Preparing graphics

Copyright

Be sure that all graphics you upload are either your own work or that you have obtained rights to use them. Graphics found on the Internet aren’t free for the taking. They may be copyrighted, available for a fee (stock photo or clip art collections), licensed under Creative Commons or public domain. Play it safe—don’t assume. For some great information about copyright, read Brad Templeton’s 10 Big Myths about copyright explained.

File types, packaging, resolution and more

  • “Graphics” applies to everything that is not the text of your book—drawings, illustrations, photos, charts, figures, etc.
  • Upload all your graphics in a single Zip file through the online sign-up form. If you are providing a cover graphic, include it in the Zip file with the other graphics. If you have only one graphic, please just upload it as a single image file.
  • Give each image file an easily distinguishable name, and be sure it has a file extension (.tif, .jpg).
  • Acceptable file formats are TIFF, JPEG, PDF, PNG, PSD, AI. Please see the tips for creating graphics, below. Do not upload read-only files.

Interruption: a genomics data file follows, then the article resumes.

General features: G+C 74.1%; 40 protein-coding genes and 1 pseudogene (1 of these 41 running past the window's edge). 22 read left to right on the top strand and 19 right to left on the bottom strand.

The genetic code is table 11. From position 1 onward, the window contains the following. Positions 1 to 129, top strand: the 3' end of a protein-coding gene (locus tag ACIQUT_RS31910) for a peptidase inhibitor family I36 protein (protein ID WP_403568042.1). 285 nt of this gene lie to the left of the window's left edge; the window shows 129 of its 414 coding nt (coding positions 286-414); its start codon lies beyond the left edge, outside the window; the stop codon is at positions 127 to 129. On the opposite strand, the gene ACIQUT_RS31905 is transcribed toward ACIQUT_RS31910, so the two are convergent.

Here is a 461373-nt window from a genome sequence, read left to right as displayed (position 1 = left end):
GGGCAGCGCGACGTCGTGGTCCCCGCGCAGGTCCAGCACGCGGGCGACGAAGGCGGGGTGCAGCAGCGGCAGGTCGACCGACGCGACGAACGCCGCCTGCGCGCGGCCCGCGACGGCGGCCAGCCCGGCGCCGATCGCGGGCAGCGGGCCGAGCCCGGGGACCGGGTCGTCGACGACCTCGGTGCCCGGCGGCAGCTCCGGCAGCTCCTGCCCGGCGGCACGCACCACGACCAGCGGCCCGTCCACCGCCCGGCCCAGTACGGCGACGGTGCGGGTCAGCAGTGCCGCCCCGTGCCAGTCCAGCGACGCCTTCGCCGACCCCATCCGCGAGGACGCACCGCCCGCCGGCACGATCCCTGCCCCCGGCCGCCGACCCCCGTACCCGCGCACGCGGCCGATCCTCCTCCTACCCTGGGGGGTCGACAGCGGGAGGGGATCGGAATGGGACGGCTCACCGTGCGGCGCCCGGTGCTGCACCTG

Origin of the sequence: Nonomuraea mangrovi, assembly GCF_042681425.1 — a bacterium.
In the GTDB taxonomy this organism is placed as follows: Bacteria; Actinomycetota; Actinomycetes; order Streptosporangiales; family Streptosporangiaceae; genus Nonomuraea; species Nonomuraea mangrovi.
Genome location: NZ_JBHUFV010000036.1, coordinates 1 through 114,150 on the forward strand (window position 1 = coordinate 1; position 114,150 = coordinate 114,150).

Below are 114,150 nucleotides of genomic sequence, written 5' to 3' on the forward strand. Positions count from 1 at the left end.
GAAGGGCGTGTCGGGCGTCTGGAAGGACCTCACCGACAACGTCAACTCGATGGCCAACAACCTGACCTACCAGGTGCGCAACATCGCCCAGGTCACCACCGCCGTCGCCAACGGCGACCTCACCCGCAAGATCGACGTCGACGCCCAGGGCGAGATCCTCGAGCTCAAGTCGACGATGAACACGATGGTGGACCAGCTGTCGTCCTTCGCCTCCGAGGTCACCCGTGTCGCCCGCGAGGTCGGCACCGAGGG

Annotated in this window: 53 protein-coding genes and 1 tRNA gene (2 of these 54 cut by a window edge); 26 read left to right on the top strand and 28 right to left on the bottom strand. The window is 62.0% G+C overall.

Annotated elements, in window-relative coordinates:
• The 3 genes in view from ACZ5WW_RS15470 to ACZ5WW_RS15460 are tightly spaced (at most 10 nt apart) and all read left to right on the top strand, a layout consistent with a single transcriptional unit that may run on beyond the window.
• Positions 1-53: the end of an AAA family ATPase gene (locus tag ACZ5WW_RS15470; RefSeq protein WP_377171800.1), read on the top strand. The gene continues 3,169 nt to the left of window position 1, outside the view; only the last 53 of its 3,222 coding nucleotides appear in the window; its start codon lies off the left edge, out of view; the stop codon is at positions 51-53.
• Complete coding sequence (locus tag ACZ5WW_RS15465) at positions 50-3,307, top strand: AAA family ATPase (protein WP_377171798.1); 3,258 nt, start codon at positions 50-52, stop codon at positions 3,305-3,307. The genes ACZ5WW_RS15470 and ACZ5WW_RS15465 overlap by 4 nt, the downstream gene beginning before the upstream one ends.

• All graphics must be a minimum of 300 dpi resolution, and at least the size you wish them to appear. Larger is even better. Please see the tips for creating graphics, below.
  • Only cover images may be submitted in color, unless you’ve ordered a book in color.
  • Do not place/insert graphics in your manuscript file. Instead…
  • Mark in your text where the image is to be inserted. For example, the file abc.tif can be marked this way: [insert abc.tif here]. If there are special instructions for how you wish this graphic to appear, include them in the placement marker, e.g. [insert abc.tif, top of page, at outside margin].

Creating, scanning and saving graphics

Doing conversions and resizing on graphics may work just fine, or it may be a major headache. Avoid problems by creating good graphic files from the beginning.

  • Scan or create all images at 300 dpi or higher, and at least the size you wish them to appear.
  • Be sure black and white or grayscale images are created and saved in bitmap or grayscale mode. Using RGB or any other color mode—even if you use only black and white within your image—can result in poor image quality when printed as black and white.
  • Save JPG files without compression, that is, at maximum quality/largest file size—every time. JPG is “lossy”—it discards some image data with each save if compression is on, and image quality suffers.
  • Scan all images at 300 dpi or higher. Do not use a “web design” setting—this sets the resolution to 72 dpi and color to RGB. This will not give acceptable image quality.
  • For black and white line drawings, choose the line art scan setting.
  • For photos or black and white drawings with shading, choose the grayscale setting.
  • Scan in color only for color images.